Dockworkers at the Port of Nantes Saint-Nazaire in northwest France will stage a 24-hour strike Thursday, the first in a series of weekly stoppages at publicly-owned ports to protest government plans to privatize container terminals.
The second strike will follow on Friday, when dockworkers plan to walk off the job at Rouen, Europe's largest grain export hub.
The impact at both ports will be limited largely to bulk cargoes, but shippers are bracing for serious disruption when workers stage the first strikes at Le Havre and Marseille, France's top container hubs. Repeated strikes also threaten to delay container ships which regularly call at the inland port of Rouen .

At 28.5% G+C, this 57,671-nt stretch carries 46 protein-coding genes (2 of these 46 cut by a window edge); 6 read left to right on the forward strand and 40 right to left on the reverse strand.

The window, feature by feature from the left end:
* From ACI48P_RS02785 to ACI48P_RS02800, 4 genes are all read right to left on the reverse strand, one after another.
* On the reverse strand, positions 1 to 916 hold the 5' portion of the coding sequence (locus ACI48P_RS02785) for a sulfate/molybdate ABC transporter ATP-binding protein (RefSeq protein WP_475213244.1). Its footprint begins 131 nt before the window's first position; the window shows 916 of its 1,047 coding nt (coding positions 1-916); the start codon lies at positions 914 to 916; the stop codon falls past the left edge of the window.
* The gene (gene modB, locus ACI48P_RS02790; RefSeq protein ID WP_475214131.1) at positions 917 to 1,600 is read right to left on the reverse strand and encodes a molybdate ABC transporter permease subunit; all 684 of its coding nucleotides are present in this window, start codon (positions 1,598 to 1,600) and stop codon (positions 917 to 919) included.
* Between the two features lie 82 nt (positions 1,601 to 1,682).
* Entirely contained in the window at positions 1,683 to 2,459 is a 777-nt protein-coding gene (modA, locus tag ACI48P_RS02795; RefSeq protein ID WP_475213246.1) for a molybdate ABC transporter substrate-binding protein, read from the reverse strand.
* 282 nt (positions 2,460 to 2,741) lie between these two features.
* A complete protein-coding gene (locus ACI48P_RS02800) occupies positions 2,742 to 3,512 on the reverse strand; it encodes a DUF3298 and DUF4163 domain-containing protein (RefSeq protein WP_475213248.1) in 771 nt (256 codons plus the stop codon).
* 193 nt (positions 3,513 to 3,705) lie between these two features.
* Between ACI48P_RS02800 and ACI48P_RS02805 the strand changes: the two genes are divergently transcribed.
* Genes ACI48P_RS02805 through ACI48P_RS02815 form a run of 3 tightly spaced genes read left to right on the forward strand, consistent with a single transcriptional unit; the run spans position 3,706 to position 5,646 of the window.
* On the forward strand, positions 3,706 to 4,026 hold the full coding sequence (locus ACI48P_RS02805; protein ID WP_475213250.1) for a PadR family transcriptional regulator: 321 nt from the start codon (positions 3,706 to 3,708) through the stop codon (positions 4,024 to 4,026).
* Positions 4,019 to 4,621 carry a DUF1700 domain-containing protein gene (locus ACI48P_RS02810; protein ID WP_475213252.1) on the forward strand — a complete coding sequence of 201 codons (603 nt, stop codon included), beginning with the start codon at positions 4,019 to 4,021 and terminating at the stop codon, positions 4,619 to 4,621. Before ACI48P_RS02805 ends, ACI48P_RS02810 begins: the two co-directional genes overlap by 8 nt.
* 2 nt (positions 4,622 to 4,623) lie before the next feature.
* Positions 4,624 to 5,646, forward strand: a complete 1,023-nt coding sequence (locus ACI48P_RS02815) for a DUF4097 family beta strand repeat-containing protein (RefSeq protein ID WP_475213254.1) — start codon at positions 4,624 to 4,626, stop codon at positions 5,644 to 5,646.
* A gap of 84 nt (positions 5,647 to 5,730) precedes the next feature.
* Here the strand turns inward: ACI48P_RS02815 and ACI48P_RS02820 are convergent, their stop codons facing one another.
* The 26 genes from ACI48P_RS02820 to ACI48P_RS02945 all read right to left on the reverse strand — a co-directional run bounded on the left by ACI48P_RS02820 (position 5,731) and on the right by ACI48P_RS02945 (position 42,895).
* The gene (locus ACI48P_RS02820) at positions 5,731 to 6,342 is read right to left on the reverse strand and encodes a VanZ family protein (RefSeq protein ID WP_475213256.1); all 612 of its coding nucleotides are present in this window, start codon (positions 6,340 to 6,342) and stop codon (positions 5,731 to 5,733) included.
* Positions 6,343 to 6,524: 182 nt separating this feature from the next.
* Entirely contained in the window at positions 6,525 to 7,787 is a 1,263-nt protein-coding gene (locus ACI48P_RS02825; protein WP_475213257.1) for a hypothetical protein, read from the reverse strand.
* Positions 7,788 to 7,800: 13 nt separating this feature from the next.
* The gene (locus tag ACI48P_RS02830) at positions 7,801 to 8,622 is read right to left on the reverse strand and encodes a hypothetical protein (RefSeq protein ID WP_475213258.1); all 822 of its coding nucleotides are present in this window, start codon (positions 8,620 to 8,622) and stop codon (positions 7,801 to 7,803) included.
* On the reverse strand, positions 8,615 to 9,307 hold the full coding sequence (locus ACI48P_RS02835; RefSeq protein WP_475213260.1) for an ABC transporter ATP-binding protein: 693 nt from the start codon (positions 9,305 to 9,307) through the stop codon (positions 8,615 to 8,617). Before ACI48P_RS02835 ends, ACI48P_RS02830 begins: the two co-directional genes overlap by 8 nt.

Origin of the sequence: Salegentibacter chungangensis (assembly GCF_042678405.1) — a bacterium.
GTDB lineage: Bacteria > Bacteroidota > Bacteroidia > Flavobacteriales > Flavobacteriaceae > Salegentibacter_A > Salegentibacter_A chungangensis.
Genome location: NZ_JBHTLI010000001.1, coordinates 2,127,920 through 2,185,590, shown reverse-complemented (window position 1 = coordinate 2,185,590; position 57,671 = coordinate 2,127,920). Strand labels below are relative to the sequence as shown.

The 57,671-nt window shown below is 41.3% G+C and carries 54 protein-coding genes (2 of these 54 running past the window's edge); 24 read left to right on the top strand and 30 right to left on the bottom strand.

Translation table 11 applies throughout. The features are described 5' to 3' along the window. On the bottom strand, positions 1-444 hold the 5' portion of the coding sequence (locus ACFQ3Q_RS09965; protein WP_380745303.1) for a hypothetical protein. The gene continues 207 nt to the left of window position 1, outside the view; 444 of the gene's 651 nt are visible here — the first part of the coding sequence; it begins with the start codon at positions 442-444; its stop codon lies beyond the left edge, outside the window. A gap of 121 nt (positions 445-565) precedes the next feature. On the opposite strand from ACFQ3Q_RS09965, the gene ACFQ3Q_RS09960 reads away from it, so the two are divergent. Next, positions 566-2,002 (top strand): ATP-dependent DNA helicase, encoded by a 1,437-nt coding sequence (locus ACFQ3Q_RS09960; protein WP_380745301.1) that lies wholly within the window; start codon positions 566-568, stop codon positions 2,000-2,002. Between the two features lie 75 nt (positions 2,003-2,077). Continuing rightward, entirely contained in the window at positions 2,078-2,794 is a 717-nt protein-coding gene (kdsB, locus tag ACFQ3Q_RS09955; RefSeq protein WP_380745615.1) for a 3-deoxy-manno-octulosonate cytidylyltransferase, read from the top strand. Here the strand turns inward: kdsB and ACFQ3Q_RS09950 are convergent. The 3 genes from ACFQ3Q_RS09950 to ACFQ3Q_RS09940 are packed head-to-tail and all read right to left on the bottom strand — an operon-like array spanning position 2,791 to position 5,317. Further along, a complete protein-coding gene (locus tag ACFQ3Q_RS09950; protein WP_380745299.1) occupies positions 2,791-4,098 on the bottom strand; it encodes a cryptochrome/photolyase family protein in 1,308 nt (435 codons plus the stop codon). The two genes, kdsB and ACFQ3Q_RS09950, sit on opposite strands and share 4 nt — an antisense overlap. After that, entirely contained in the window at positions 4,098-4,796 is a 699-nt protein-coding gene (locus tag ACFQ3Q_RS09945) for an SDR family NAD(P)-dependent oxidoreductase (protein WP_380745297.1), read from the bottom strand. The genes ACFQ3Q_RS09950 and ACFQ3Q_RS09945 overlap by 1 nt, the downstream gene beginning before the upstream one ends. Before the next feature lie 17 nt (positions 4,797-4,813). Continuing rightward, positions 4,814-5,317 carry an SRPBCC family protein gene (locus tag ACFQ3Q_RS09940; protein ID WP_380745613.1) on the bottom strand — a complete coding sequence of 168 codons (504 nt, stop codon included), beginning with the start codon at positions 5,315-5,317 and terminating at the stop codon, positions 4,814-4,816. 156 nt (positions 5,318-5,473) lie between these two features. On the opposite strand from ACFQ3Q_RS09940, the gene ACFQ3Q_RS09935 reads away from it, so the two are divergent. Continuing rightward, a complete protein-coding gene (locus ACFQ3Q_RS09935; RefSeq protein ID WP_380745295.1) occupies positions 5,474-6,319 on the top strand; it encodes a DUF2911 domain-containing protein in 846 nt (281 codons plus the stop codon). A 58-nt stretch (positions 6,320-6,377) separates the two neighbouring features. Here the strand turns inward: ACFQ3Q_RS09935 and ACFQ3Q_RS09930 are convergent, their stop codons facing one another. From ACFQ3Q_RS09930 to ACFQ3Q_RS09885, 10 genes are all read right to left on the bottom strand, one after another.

France's biggest union, CGT, last week called for unlimited weekly strike action and overtime bans following the breakdown of talks with the government over its plan to transfer stevedoring operations, mainly containers, from port authorities to private companies. It is up to dockworkers at individual ports to decide on which days to strike.
The other publicly-owned ports facing strikes are Dunkirk and Bordeaux, which have sizeable container operations, and La Rochelle.
The government appears set to sit out the strikes to implement reforms it claims are vital to boost the competitiveness of French ports and boost their combined annual container traffic from 3.6 million TEUs in 2007 to 10 million TEUs by 2015.
The government has given port employers and unions until Oct. 31 to reach agreement on how to privatize container handling and transfer around 2,000 dockworkers currently employed by port authorities to private stevedores.